one other republican. The democrats were
Joyous after this coup and said that
Warren will surely be dceratcu.
In the senate the republicans had a safe
majority for Giraey II. Sago as presi
dent pro tern.
Republicans, as yesterday, are not ad
mitting that Pratt and ManBon will con
tinue to vote and work with the dem
ocrats against tho rc-clecttqn of Senator
Warren and for hts opponent, John 13.
Kendrick of Shorldan. Tho senate 1b
safely republican, with a majority of flvo.
With tho democratlcprogreBslve organi
sation adopted throughout, from speaker
to page, there is unquestioned power in
the democrats, together with Pratt, and
Manson to determine three contests for
seats against the republicans.
This would mean that on Joint ballot.
with democrats taking tho place of the
contested republicans in the house and
Manson and Pratt voting with tho dem
ocrats, the latter could muster forty-throe
votes for Kendrick to forty-one repub
lican votes for Warren.
Taft Will Live in
Hotel at New Haven
NEW HAVEN, Conn., Jan. ll.-Presi-
dent ,ratt wjn make bts homo for a tlmo
at least next sprng at the hotel here
teavlns his name. It waB said that the
ontlre sixth 'floor front was being set
apart for Mr. Taft. where he would have
nine rooms. The only remodeling of the
apartments is tho installation of a special
bath which will be three feet Wide, fix
feet long and four feet deep. Mr. Taft
Is expected here about February 1. as ho
plans to go south for a few weeha aim
leaving the IVhlto House,
TWO. PERSONS KILLED
BY POWDER EXPLOSION
... 51 HAZAltDVIM.li, Conn.. Jan. It. T'Vi
... 3 1 purtons were killed, Hevon others aerl
... 6 1 ouitly Injured and almost every building
,,. 7 j-lii- tli town damaged by an explosion of
... 9 ,the Hazard I'owdor works this afternoon.
... 11 Four btilldlnga' were completely demol-
1 Ished and the public schools bad to bo
closed on account of Injury to the school
buildings. The noise of tho explosion
v,nn heard for a radius of moro than ten
Removal of Fourth Class Postmasters
from Civil Service Voted
Down by House.
AMENDMENT TO BILL BEATEN
Republicans Joined in Negative
vote by Many Democrats.
APPROPRIATION ACT PASSED
Measure Carries Two Hundred and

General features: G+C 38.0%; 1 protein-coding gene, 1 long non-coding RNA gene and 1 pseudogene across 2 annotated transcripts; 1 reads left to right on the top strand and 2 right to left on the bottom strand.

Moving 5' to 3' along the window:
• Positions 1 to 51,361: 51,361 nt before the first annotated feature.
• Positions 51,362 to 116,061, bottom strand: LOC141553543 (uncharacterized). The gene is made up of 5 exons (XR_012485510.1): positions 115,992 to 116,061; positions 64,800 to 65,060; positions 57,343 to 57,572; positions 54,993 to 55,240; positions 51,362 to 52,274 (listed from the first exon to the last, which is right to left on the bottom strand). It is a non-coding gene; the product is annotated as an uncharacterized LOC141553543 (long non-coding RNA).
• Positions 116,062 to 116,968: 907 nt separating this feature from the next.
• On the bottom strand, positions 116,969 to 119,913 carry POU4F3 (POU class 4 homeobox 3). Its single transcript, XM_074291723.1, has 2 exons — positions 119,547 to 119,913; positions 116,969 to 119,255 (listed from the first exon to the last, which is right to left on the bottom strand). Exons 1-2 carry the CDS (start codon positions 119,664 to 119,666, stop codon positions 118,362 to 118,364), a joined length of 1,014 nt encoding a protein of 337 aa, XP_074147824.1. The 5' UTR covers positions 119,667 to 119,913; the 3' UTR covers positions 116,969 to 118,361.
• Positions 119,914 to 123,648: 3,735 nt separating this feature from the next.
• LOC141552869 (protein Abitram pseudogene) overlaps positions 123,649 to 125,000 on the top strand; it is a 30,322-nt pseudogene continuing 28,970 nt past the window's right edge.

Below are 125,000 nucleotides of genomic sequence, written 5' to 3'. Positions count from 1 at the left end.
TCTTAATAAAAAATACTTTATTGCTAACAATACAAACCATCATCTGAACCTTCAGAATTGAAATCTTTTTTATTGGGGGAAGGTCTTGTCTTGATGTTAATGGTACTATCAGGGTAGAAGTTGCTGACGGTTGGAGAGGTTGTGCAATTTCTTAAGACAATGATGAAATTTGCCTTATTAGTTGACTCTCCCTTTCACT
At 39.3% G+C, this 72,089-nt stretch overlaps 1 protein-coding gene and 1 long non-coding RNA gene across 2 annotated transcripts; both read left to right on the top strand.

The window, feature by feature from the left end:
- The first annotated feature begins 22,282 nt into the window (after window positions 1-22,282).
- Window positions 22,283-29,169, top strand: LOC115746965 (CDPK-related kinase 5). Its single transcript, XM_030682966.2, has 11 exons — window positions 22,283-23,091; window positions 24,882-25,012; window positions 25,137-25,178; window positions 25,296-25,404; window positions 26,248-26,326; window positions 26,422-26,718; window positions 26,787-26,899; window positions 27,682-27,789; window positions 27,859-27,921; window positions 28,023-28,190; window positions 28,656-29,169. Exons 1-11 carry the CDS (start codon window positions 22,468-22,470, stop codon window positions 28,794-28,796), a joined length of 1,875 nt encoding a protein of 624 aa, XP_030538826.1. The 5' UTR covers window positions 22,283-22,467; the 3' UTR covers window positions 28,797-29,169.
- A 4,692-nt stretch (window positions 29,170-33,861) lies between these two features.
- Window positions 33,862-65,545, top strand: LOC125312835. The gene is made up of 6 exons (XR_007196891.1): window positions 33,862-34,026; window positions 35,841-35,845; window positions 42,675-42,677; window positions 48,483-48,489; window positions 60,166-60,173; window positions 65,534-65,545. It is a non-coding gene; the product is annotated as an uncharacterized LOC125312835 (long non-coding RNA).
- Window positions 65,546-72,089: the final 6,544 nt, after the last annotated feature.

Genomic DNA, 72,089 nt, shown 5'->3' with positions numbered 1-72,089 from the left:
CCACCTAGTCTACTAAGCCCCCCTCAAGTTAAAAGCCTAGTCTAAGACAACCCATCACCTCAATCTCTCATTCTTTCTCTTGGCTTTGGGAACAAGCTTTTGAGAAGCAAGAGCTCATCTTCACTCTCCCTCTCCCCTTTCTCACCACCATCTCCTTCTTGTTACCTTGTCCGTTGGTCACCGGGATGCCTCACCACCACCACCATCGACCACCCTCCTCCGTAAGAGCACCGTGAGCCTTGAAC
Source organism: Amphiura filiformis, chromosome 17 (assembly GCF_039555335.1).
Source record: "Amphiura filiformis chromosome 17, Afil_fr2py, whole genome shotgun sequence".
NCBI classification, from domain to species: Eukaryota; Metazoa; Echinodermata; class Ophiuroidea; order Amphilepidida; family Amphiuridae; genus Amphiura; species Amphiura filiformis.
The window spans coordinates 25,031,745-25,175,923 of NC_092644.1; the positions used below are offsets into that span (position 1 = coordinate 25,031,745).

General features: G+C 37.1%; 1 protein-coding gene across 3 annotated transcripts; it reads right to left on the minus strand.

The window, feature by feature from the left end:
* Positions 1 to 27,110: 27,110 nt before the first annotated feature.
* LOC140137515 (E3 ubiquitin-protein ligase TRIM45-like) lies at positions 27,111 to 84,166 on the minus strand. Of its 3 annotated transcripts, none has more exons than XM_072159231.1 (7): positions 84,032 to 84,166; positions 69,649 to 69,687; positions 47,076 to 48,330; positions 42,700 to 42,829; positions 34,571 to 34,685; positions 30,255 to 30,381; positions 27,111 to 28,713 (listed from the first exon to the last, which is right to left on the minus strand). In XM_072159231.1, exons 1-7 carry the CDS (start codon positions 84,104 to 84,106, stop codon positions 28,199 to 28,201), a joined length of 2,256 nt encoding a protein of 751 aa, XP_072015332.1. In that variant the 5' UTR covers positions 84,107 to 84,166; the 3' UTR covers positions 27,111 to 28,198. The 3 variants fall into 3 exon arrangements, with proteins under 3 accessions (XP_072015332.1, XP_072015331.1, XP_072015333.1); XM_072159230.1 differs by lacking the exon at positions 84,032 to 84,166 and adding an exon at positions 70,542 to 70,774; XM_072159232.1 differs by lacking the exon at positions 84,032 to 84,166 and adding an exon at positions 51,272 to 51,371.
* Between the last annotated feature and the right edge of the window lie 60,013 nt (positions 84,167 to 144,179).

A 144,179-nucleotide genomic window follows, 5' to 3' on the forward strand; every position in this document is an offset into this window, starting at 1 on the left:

PROHIBITION MOVE DEFEATED
Atiieniliiu-nt in Ilnr Mquor Adver
tisement In r States from
I lie Mull U Haled Out
i.wm.uiu., Jan. It. An attnmnt
to revoko President Tart's rocent order
placing fourth-class postmasters under
tho classified civil service and to remove
from classification assistant postmasters
and clerks In first and seeond-cJiws
postoffices by nn amendment to the post
office appropriation bill failed In the
houso today. The bill carrying $a7S,J,7Sl
was passed. ,
The amendment, offered by Renresenta.
the Cullop of Indiana, provided for the
revocation of the executive order of Oc
tobcr 1, 1512, by which President Taft
exempted some C0.KO fourth-class post.
masters from the "political Job" class.
nnd the order of September 30. 1910. whlrli
classified assistant postmasters nnd
postal clerks In first and second-class
offices, was defeated on a roll call vote
HI to 100. The republicans voted practl- j
uanj- Huiiu against ine amenament alio i
they wore Joined by many democrats. !
An amendmont proposed by r.epre
sentatlvo Bartlctt of Groia, however,
prohibiting the payment of per diem ex
penses to postoffice Inspectors engaged
in Investigating or rocommendlng ap
plicants for positions as fourth-cluss
postmasters under tho new order was In
corporated in the bill by a vote of -2J
An attempt was made by Representative
Murdock of Kansas, aided by Repre
sentative Ifobson of Alabama to place
In the bill an amendment to prevent the